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 CMEA News

Valour School Project
CMEA
The town of Petawawa recently requested the support from Garrison Petawawa in the construction of a sports facility at Valour School. Heavy Equipment Troop (HET) from 25 Support Squadron, 2 CER quickly took the lead to coordinate the contract with the Township and spearhead the task. The task was to clear a 6.5-acre wooded area in order for the township to install a new sports field. HET commenced work on September 24, 2014 and recently came to a close on October 29, 2014.
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Projet de L'École Valour
AGMC
La ville de Petawawa a récemment demandé le soutien de la garnison Petawawa pour la construction d'installations sportives à l'école Valour. Une troupe d'équipement lourd (Tp EL) du 25e Escadron de soutien du 2 RGC a rapidement pris les devants pour coordonner le contrat avec la municipalité et mener la tâche. Cette tâche était de raser 6,5 acres de terrains boisés afin de permettre à la municipalité de bâtir un nouveau terrain sportif. La Tp EL a commencé les travaux le 24 septembre 2014 et y a récemment mis fin, le 29 octobre 2014.
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Christmas gift suggestion
CMEA
A great gift idea for Christmas is the Engineer Association men's tie or the ladies' CMEA scarf. Both made of fine polyester and bearing the official CMEA crest, they can be had for a mere $22 from the CFSME Kit Shop. The ladies' scarf measures 4.5 feet by nine inches and the men's tie is the same one as worn by your Colonel Commandant and those who attended the 2012 CMEA National Conference. Contact the CFSME Kit Shop now at www.cfsmekitshop.ca.

   

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New Trench Exhibit at the 5th Canadian Division Support Base Gagetown
By Stephanie Duchesne, Public Affairs Officer, 5th Canadian Division Support Base Gagetown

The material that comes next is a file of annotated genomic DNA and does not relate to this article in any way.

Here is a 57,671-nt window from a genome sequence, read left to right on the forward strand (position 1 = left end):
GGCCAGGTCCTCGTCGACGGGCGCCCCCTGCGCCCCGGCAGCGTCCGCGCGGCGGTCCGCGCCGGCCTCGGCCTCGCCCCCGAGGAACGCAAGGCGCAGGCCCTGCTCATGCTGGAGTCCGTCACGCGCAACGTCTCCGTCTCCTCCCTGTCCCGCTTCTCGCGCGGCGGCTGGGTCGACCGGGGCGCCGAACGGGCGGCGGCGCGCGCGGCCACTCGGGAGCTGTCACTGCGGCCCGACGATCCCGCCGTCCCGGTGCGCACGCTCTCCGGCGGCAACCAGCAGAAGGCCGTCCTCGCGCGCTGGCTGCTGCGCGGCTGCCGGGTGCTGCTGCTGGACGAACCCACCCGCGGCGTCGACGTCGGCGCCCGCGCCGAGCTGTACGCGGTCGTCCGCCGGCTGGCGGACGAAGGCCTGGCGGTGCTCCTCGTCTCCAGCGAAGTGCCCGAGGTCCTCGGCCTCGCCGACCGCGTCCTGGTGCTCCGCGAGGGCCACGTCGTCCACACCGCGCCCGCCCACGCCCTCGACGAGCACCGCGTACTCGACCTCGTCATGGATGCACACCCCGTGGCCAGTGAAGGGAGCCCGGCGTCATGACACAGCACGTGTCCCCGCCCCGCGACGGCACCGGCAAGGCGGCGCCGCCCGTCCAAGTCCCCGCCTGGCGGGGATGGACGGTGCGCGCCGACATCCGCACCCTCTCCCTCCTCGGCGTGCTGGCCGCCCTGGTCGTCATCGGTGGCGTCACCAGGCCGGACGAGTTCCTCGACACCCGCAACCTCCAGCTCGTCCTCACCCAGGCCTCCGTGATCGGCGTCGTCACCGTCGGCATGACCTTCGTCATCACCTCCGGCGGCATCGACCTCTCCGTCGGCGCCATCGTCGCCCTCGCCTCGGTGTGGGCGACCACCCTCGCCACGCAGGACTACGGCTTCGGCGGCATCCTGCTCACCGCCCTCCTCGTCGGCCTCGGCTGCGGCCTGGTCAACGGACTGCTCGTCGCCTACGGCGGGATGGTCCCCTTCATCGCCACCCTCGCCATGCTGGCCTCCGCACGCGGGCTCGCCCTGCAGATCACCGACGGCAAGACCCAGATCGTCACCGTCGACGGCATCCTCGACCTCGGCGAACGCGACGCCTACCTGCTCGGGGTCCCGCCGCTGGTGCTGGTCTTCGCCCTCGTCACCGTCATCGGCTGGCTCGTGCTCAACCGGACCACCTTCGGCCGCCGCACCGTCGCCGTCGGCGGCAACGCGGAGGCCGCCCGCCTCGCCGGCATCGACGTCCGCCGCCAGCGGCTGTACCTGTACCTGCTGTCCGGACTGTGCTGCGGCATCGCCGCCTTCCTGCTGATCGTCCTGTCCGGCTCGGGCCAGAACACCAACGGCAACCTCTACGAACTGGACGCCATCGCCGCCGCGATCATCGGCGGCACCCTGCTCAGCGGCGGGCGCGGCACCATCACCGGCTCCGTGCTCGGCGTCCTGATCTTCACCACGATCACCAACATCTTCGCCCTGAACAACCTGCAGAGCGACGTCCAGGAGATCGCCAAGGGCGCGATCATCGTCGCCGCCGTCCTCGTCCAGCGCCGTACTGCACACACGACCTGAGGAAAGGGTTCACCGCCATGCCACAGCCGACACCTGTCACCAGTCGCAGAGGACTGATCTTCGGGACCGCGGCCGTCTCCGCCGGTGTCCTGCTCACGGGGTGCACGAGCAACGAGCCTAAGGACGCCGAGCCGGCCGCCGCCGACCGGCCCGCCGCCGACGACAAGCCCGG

The New Brunswick Military History Museum, located at 5th Canadian Division Support Base (5 CDSB) Gagetown, has a new exhibit for public viewing. Gregory Fekner, the museum's executive director, and his staff worked diligently for a little over three weeks to create this new First World War trench exhibit. "It was a project I really wanted to undertake after the museum reopened in June of this year," said Mr. Fekner, "and I am very proud of the work that's been done."
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NDHQ is on the move to new Carling campus
Guard of Honor
"I can't wait to move to the new site. How soon is this happening?" "Carling Campus? I heard that the move was cancelled." "I heard we can't move now because of security concerns." Chances are that if you work in the National Capital Region, you've probably heard these statements or maybe even shared them yourself. The truth is however, that the move to the Carling Campus is on-track and progressing well.
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This plant-based gel stops bleeding in seconds
Smithsonian Magazine
Whether it's brought on by a bullet wound, a vehicle accident or some other form of trauma, severe blood loss can kill in just a few minutes. Even when medical professionals arrive on the scene quickly, keeping the victim alive long enough to reach a hospital in extreme cases is often difficult, if not impossible.

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10 bizarre war machines from World War Two
Heritage Daily
The Second World War witnessed a leap in technology and weaponry. But there are some bizarre weapons that never quite made it into the wider public knowledge. Here are 10 bizarre war machines from WWII.

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A temporary bridge — 70 years later
CMEA
Because of the frequent WWII images, we often assume that all WWII bridging operations used Bailey Bridge equipment. But the first operational use of Bailey by the Royal Engineers was not until November 1942.

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 In the Media


A soldiers' story on bridge-building near Waterloo's RIM Park
Waterloo Region Record
Soldiers in combat gear toiled with heavy machinery near RIM Park in Waterloo recently, practising their bridge-building skills. Forty soldiers from the 31 Combat Engineer Regiment were conducting a training exercise to be ready in case they're called on to help in a natural disaster or emergency. The unusual sight of soldiers in camouflage uniforms and helmets drew the attention of joggers and dog walkers out for a stroll around the park.
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Building a stronger military reserve
National Post